to remain in the Field.  Advising him at the same time, to receive temporary treatment from me.    Sgd  J.D. Farrell  Capt  R.M.O. 47th Bn.

A letter from Lt Col. A. P. Imlay, the Commanding Officer of the 47th Btn. A.I.F.    Written in the field

To Headquarters, 12th A.E.Bde
Attached re Lieut Annesley. C.H. 47th Bn forwarded for your information.

This officer was sent to X.Corps School at Boeschere on 24th February 1918 after having previously been passed fit for service by the R.M.O.  Since he has joined the Bn this officer has
done a tour in the line and I understand it is his intention by going to an outside M.O. to avoid further service.  Is it possible for him to be boarded by A.I.F. Medical Officers with a view to
some service being obtained from him.
He enlisted in Queensland 14.3.16, joined Battalion 27.8.18 and so far, in my opinion, the expense entailed in his military education has been wasted if he succeeds in his desire to return
to Australia.
In the field  14.3.18
H.Q. 4th Aust. Division
I strongly recommend the action referred to above.   Signed J. Gellibrand.  Brig. Gen. Commdg. 12th A.I.Bde    15.3.18

D.A.C.,A.I.F. 47/1/78      dated 23rd March 1918

Sir, I beg to inform you that yesterday I was evacuated from the X Corps School and sent to No 63 C.C.S. suffering from “D.A.H”.  I am to be sent to the Base tomorrow.  I will keep you informed of an important
move that happens to me in the future.
I have the honour to be Sir, Your obedient servant.    Sgd  C.H. Annesley

17th March from Major General S.G. Sinclair-McLaren, requesting that C.H. Annesley be medially boarded.
20th March from Col T.H. Dodds, requesting that C.H. Annesley be specially brought before an A.I.F. Medical Board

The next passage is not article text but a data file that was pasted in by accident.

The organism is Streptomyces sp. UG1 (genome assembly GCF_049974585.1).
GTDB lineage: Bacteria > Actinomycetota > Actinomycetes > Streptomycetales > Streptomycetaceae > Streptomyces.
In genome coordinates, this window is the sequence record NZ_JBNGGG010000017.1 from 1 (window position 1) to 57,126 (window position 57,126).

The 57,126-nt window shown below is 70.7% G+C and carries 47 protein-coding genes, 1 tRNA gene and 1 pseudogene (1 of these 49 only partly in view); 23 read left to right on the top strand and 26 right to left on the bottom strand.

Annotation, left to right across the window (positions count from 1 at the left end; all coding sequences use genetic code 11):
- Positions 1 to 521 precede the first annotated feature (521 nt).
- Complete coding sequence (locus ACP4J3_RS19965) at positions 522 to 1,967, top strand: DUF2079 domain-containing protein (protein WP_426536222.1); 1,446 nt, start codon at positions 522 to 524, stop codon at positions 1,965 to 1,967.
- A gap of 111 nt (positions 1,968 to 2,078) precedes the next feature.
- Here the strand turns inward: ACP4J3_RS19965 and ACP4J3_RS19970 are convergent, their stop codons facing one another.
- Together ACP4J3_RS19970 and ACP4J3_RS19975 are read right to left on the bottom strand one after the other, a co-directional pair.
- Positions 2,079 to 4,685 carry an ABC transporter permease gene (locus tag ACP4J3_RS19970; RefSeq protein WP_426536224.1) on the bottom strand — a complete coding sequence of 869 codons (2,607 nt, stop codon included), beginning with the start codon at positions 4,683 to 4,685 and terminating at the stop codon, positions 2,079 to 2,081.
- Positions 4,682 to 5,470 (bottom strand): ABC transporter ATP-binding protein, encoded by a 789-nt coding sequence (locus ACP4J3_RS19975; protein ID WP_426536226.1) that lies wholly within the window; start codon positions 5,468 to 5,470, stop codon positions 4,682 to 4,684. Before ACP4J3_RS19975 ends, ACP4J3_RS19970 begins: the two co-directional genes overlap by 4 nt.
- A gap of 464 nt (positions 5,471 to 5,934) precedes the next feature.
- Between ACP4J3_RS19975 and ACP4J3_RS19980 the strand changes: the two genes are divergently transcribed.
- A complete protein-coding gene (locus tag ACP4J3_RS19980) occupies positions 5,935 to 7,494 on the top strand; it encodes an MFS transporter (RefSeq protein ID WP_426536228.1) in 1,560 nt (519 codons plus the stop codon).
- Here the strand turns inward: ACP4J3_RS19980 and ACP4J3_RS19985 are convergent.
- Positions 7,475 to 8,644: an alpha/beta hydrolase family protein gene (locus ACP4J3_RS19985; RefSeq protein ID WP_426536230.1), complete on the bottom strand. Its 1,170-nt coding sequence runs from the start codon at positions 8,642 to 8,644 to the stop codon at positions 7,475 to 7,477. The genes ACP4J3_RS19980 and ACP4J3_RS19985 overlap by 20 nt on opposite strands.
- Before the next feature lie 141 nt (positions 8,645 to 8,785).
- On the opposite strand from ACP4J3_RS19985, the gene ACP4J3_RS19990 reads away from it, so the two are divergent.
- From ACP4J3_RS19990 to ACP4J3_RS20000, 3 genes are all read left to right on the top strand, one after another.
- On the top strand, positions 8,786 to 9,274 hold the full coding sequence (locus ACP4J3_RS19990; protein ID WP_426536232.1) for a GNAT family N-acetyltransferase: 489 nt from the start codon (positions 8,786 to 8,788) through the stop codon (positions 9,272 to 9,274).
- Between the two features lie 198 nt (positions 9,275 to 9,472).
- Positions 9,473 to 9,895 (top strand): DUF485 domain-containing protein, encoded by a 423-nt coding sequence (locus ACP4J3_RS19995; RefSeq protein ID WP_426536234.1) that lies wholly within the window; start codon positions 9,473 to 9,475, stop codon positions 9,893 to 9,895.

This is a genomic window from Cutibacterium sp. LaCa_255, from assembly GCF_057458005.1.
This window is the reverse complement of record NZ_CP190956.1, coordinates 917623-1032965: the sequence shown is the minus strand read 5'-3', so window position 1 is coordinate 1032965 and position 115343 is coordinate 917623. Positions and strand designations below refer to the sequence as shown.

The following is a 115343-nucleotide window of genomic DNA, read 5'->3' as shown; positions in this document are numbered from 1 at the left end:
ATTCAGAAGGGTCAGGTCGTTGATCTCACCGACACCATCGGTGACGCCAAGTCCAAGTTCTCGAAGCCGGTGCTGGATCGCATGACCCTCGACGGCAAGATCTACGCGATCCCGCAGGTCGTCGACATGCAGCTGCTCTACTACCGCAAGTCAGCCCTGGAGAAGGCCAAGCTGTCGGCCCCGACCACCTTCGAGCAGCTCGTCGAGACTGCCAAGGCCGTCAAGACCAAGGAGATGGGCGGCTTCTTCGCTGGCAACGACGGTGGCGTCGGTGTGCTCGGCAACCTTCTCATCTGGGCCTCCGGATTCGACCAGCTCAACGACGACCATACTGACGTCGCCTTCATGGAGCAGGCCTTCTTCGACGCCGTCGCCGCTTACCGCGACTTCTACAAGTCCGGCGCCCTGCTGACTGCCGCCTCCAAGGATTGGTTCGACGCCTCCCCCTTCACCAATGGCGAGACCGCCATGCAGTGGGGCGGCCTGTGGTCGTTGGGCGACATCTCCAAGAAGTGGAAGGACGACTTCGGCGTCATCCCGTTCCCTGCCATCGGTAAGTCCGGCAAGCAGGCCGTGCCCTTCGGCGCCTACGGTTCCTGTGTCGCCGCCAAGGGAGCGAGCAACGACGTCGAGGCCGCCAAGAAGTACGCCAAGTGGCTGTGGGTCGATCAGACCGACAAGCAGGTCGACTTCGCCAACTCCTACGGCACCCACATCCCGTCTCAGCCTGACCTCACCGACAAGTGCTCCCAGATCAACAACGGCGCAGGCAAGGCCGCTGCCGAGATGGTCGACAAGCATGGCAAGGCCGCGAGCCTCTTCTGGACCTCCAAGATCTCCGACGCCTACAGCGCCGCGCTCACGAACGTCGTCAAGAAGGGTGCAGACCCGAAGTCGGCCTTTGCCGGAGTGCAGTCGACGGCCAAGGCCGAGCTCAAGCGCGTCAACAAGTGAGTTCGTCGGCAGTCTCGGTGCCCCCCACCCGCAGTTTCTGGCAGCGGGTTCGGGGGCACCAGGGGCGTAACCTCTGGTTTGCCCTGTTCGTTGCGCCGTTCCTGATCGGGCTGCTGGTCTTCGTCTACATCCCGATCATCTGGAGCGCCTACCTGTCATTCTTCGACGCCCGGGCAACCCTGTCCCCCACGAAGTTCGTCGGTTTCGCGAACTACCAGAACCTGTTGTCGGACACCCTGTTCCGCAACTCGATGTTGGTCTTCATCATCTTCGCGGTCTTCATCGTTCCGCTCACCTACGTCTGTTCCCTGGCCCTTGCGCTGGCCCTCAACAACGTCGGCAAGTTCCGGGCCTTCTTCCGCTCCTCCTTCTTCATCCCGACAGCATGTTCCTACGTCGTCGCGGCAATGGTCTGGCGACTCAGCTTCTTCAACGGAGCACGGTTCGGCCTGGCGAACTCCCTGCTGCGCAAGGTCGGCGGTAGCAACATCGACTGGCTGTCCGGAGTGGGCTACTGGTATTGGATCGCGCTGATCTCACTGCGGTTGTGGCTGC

26th March from  Major J.W. Donnelly as Lieut Annesley was transferred to England on 18th instant on the hospital ship “St Denis” kindly arrange that be brought before an A.I.F. Medical Board

3rd April 1918 Lt A. Charlesworth advised that he had been Unit G.S. 2 mos, Unfit H.S. (Act. Duty with troops) 6 weeks, Unfit H.S. (Sedentary emp. Only) 4 weeks.  Admitted Cobham.

Several letters follow then on 12th April 1918 Colonel T.H.D.  advises - In view of medical report on the above named officer, will you please take action to ensure that he immediately rejoins his unit in the Field
on being fit for General Service.

On 29th May 1918 from Headquarters in Tidworth, Lt. Col. S. Bruggy advised that Lieut Annesley was boarded to 20.5.18. “Unfit GS. 1 month fit H.S.”, further board 20.6.18.  On the latter date if marked G.S. his
name will be submitted to War Office for early passage overseas.

Letters follow dated 28th May, 26th June and 14th July which indicated that the he had been before the medical board and was unfit.

On 10th July Brig. General T. Dodds summarised his appearance at the medical boards April May and June.  And added….
I am to inform you that, taking into consideration the report submitted on this Officer by his Battalion Commander and R.M.O. it has been decided that, if he is not fit for general service at his next board, he will be returned to Australia for